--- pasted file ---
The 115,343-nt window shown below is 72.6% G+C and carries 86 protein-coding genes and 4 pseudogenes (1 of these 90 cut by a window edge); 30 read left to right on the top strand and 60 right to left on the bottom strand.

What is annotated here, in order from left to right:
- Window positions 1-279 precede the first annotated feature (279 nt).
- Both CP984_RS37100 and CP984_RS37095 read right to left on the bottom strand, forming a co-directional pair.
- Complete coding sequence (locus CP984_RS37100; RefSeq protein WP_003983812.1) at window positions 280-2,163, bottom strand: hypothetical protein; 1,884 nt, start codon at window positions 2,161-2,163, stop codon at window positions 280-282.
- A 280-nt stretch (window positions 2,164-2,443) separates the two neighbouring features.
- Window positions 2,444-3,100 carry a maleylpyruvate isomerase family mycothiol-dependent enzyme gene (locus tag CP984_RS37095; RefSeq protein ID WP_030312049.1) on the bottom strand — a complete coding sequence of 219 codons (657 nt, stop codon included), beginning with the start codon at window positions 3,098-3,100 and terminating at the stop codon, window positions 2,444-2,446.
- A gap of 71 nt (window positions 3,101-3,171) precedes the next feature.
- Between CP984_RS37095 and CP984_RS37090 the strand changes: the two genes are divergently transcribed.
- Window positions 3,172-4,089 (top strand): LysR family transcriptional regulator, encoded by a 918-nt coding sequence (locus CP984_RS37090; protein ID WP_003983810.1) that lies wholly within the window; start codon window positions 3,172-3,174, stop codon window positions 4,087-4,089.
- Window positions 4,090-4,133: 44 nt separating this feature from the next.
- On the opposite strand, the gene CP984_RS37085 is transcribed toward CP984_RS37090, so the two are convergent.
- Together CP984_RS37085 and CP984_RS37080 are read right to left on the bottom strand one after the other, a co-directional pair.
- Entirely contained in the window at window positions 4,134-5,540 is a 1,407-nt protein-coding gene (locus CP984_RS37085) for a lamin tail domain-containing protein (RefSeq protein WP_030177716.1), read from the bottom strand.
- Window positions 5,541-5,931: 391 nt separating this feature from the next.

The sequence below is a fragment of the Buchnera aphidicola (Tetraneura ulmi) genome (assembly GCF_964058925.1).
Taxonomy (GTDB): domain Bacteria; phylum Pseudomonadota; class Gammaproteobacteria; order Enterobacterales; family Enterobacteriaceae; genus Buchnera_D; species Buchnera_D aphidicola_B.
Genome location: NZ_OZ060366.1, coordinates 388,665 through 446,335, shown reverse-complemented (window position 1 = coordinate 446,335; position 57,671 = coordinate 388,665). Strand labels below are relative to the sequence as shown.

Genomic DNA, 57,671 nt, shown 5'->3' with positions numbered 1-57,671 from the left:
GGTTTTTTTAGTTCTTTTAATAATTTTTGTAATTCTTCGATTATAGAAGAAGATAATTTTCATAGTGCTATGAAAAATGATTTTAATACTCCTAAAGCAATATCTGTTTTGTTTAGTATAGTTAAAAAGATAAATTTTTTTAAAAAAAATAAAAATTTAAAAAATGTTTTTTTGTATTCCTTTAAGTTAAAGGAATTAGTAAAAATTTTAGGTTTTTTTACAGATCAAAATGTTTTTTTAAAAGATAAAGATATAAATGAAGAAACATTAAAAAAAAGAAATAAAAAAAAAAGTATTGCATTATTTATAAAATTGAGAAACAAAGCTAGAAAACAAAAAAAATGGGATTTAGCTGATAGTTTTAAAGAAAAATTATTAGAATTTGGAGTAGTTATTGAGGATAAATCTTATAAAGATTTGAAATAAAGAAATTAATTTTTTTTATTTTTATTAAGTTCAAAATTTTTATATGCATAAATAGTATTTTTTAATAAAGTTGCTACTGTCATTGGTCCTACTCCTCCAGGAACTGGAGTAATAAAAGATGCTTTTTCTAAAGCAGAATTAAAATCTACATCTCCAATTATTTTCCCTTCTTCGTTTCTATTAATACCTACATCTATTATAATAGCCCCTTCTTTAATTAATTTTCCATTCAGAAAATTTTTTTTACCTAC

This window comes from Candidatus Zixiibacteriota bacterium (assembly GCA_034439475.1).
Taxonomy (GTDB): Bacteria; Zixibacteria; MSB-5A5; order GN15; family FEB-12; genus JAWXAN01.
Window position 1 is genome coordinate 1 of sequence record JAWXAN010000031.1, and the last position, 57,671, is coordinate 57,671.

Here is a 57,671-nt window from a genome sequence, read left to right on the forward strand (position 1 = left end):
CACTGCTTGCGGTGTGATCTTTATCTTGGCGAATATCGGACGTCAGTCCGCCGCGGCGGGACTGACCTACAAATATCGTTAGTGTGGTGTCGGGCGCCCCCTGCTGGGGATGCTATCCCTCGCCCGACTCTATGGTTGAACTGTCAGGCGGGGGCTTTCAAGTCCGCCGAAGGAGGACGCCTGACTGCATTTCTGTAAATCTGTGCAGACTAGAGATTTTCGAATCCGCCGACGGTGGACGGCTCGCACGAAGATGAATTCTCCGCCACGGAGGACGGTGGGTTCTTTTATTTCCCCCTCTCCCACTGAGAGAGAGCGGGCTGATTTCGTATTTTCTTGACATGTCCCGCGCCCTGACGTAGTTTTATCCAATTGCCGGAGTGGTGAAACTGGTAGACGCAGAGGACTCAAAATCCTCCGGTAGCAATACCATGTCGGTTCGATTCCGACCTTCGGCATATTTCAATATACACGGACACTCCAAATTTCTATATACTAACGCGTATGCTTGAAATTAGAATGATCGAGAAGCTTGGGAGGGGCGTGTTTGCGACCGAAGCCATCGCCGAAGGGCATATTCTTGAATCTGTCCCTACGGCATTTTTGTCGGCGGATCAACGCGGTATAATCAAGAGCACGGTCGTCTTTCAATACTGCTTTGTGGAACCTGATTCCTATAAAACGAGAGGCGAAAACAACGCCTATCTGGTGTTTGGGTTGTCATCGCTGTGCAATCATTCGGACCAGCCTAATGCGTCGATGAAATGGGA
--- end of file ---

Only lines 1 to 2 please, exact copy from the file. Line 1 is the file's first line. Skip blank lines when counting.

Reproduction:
The 115,343-nt window shown below is 72.6% G+C and carries 86 protein-coding genes and 4 pseudogenes (1 of these 90 cut by a window edge); 30 read left to right on the top strand and 60 right to left on the bottom strand.

What is annotated here, in order from left to right: